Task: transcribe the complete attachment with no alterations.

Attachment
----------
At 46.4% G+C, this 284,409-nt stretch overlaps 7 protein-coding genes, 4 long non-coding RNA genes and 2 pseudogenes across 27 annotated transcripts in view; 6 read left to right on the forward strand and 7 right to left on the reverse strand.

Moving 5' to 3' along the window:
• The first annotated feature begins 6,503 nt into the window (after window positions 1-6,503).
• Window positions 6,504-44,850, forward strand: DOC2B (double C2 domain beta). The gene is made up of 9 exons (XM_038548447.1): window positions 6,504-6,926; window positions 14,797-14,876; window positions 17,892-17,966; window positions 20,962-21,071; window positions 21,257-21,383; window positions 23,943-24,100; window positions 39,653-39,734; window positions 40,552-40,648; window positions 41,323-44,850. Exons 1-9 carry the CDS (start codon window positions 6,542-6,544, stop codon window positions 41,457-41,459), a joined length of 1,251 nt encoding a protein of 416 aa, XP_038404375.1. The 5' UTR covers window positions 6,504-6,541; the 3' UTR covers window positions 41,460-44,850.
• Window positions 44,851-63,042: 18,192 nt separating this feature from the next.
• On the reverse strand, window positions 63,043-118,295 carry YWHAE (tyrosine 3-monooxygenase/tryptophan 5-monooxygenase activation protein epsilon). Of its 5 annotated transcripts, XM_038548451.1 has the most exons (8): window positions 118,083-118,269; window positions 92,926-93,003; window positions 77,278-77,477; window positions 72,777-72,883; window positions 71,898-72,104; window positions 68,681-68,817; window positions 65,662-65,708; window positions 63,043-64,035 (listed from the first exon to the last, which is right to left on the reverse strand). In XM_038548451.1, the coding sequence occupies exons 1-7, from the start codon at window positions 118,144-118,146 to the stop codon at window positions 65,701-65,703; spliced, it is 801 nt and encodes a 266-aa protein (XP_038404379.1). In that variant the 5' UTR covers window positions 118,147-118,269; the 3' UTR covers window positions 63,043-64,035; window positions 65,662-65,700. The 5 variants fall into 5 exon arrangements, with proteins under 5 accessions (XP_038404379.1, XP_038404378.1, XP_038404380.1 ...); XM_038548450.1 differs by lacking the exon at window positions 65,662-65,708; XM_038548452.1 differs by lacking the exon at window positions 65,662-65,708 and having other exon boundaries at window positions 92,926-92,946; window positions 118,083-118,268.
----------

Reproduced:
At 46.4% G+C, this 284,409-nt stretch overlaps 7 protein-coding genes, 4 long non-coding RNA genes and 2 pseudogenes across 27 annotated transcripts in view; 6 read left to right on the forward strand and 7 right to left on the reverse strand.

Moving 5' to 3' along the window:
• The first annotated feature begins 6,503 nt into the window (after window positions 1-6,503).
• Window positions 6,504-44,850, forward strand: DOC2B (double C2 domain beta). The gene is made up of 9 exons (XM_038548447.1): window positions 6,504-6,926; window positions 14,797-14,876; window positions 17,892-17,966; window positions 20,962-21,071; window positions 21,257-21,383; window positions 23,943-24,100; window positions 39,653-39,734; window positions 40,552-40,648; window positions 41,323-44,850. Exons 1-9 carry the CDS (start codon window positions 6,542-6,544, stop codon window positions 41,457-41,459), a joined length of 1,251 nt encoding a protein of 416 aa, XP_038404375.1. The 5' UTR covers window positions 6,504-6,541; the 3' UTR covers window positions 41,460-44,850.
• Window positions 44,851-63,042: 18,192 nt separating this feature from the next.
• On the reverse strand, window positions 63,043-118,295 carry YWHAE (tyrosine 3-monooxygenase/tryptophan 5-monooxygenase activation protein epsilon). Of its 5 annotated transcripts, XM_038548451.1 has the most exons (8): window positions 118,083-118,269; window positions 92,926-93,003; window positions 77,278-77,477; window positions 72,777-72,883; window positions 71,898-72,104; window positions 68,681-68,817; window positions 65,662-65,708; window positions 63,043-64,035 (listed from the first exon to the last, which is right to left on the reverse strand). In XM_038548451.1, the coding sequence occupies exons 1-7, from the start codon at window positions 118,144-118,146 to the stop codon at window positions 65,701-65,703; spliced, it is 801 nt and encodes a 266-aa protein (XP_038404379.1). In that variant the 5' UTR covers window positions 118,147-118,269; the 3' UTR covers window positions 63,043-64,035; window positions 65,662-65,700. The 5 variants fall into 5 exon arrangements, with proteins under 5 accessions (XP_038404379.1, XP_038404378.1, XP_038404380.1 ...); XM_038548450.1 differs by lacking the exon at window positions 65,662-65,708; XM_038548452.1 differs by lacking the exon at window positions 65,662-65,708 and having other exon boundaries at window positions 92,926-92,946; window positions 118,083-118,268.